Earlier this month there was an article floating around on the internet that said drinking tequila could help you lose weight. I’m assuming it was a story to tie in with Cinco de Mayo celebrations. I copied the URL so I could read the article later. After all, I like tequila and I am always trying to lose weight.
Turns out the article was referencing a report that was part of the 247th National Meeting of the American Chemical Society in 2014.
Unfortunately, my preferred method of ingesting tequila -- swimming around in a fishbowl of a glass with margarita mix and accompanied by chips and salsa. . . lots of chips and salsa – isn’t going to help me shed pounds. According to an article on Phys.org (the original source of the fluffy Cinco de Mayo piece I read), a sweetener created from the plant used to make tequila is the magic bullet. Specifically, agavins, a natural form of sugar found in the agave plant, are non-digestible and can act as a dietary fiber, so they would not raise blood glucose and could make people feel full, therefore helping them curb their appetite.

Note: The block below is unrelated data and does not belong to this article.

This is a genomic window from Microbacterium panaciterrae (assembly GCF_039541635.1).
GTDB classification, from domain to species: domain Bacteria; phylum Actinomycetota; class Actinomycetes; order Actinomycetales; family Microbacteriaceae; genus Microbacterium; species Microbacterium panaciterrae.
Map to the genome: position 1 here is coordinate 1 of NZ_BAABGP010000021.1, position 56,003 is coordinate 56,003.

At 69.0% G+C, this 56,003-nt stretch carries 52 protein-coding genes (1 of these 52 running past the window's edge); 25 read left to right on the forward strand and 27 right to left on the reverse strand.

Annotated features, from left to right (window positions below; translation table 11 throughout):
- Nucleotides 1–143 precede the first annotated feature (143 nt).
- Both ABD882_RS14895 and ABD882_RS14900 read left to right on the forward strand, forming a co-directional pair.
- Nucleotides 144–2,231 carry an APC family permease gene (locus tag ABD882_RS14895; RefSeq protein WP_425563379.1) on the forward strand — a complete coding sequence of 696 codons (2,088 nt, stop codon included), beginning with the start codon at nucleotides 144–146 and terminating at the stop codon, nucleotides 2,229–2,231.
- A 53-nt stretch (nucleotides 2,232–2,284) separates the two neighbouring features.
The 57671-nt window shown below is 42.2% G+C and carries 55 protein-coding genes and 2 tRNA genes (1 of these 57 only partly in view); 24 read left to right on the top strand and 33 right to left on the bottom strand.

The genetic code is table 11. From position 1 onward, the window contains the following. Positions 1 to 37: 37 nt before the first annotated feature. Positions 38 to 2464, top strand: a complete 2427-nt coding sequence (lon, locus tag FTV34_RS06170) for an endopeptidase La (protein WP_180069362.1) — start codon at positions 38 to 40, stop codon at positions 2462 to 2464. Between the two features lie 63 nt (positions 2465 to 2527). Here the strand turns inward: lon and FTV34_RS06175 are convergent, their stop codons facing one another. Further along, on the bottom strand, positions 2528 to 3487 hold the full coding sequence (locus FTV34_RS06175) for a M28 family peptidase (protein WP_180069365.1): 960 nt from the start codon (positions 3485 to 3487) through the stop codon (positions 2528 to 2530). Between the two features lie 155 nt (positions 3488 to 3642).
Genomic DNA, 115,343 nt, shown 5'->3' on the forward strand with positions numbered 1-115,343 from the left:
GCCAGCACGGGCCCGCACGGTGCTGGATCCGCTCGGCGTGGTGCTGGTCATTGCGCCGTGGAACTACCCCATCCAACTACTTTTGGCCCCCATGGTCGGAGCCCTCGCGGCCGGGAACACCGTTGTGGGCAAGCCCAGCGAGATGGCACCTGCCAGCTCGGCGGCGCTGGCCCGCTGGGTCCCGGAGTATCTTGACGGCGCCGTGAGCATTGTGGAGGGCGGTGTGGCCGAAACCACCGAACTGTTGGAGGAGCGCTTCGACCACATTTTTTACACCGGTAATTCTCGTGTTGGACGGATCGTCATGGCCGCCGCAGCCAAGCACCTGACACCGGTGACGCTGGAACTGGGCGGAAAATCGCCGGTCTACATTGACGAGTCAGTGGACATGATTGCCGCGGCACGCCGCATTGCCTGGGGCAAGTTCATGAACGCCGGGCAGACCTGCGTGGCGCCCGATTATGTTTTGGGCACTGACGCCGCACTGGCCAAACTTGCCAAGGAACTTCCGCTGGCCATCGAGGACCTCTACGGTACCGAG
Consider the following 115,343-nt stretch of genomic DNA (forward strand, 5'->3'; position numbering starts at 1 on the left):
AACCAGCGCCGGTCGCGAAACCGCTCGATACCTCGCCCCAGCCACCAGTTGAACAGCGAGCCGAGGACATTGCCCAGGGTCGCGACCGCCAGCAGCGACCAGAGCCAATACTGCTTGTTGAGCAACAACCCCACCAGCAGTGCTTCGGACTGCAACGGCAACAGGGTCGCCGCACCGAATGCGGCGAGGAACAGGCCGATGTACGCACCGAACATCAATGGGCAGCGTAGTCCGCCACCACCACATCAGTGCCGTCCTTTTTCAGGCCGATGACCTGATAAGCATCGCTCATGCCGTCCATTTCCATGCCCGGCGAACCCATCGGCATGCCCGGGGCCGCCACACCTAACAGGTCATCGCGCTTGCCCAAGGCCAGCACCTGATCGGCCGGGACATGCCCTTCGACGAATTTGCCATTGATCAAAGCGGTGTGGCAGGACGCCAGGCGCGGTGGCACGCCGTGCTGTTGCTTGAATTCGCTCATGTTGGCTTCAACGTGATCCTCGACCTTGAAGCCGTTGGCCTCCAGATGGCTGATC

If you’re not discouraged by the fact that margaritas won’t make you slim, you can read the entire article here.
Traci Purdum is Chemical Processing’s digital editor. She prefers her margaritas on the rocks with salt.You can email her at firstname.lastname@example.org.